Accruals accounting is a method of accounting that records revenues and expenses at the time that a transaction occurs, regardless of when cash actually changes hands. Most companies operate under an accrual system.
A key reason for differences between an accrual accounting system and a cash-flow based one is buying on credit, or any other form of deferred payment. If a company closes a sale, but the customer doesn't pay for 60 days (after receiving a bill, etc) an accrual system would immediately recognize the sale, on the theory that the company is highly likely to be paid, while a cash-flow based accounting system wouldn't recognize the revenue until money actually changed hands.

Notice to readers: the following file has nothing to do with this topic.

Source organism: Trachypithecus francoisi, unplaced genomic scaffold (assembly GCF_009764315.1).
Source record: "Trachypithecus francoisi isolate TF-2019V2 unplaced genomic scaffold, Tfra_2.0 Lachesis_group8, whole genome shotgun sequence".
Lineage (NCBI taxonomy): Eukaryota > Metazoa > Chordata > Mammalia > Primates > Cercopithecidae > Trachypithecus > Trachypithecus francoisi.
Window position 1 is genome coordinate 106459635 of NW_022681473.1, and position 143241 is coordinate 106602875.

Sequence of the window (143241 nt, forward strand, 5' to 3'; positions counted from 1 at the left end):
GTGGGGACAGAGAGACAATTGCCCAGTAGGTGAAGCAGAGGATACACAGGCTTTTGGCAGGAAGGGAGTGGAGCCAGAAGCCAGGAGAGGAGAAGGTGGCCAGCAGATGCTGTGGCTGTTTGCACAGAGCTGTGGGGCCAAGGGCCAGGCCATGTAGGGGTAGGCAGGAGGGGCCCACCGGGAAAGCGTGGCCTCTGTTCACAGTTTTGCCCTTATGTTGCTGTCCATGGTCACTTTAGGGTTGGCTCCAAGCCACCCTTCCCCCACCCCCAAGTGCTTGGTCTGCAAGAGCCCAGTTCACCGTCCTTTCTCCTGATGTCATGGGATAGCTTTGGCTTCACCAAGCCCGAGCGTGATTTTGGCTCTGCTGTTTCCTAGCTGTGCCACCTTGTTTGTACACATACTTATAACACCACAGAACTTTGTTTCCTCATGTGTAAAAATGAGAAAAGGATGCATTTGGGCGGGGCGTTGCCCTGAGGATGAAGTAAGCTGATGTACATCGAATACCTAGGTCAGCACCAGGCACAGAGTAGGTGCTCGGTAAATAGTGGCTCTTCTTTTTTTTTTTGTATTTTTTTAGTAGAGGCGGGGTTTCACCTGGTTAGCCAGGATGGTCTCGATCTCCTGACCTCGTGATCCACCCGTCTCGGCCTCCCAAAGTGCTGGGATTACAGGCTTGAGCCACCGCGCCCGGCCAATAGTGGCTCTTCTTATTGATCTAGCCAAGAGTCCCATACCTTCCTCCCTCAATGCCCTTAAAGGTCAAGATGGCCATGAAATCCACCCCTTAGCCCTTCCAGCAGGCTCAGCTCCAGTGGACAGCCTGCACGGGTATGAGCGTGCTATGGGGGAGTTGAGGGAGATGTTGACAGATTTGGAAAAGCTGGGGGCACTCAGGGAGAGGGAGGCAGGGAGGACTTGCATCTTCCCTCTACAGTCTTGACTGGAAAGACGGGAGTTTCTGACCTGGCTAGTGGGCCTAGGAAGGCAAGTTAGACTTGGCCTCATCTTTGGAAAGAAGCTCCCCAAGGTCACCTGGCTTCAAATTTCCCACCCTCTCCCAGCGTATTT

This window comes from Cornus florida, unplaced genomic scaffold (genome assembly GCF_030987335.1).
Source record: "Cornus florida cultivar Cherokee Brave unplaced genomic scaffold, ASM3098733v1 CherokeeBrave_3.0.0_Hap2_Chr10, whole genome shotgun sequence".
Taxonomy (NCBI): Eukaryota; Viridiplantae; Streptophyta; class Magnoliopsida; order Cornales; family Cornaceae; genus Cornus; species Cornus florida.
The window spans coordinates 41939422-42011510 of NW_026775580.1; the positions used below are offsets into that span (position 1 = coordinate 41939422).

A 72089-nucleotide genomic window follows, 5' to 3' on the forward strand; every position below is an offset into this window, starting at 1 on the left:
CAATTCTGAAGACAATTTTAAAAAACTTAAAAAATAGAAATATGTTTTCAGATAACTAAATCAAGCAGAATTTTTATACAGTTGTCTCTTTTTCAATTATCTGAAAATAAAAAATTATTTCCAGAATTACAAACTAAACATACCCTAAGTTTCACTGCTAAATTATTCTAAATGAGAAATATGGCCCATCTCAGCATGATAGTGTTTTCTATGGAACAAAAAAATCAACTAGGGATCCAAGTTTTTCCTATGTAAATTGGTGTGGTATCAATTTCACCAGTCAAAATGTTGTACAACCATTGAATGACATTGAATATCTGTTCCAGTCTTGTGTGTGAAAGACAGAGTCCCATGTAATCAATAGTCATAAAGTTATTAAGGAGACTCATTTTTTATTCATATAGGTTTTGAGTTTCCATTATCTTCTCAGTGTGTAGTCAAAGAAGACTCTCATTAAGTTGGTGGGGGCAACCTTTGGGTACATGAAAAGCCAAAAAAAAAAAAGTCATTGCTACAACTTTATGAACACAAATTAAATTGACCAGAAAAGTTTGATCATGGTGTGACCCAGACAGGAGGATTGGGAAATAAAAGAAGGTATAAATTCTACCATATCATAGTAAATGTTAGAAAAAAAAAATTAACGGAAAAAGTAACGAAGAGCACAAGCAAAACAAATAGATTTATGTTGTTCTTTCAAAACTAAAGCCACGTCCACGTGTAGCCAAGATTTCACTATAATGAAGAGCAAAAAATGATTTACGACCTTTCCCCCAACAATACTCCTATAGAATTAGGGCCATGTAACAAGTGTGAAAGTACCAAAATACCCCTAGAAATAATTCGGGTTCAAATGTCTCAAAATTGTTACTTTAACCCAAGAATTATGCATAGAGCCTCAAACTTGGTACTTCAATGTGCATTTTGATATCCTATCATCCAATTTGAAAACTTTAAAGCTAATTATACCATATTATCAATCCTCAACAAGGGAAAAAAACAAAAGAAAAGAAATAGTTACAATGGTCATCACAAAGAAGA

An accrual system can more accurately depict a company's financial situation by recording revenues and expenses in a more timely manner. However, any accrual system is subject to management judgment - about when to accrue (ie, when a sale is considered "certain") and about the likelihood the company will eventually be paid for its services. However, there are accepted accounting standards for when to accrue and what assumptions can be made around bad debt for accounts receivable.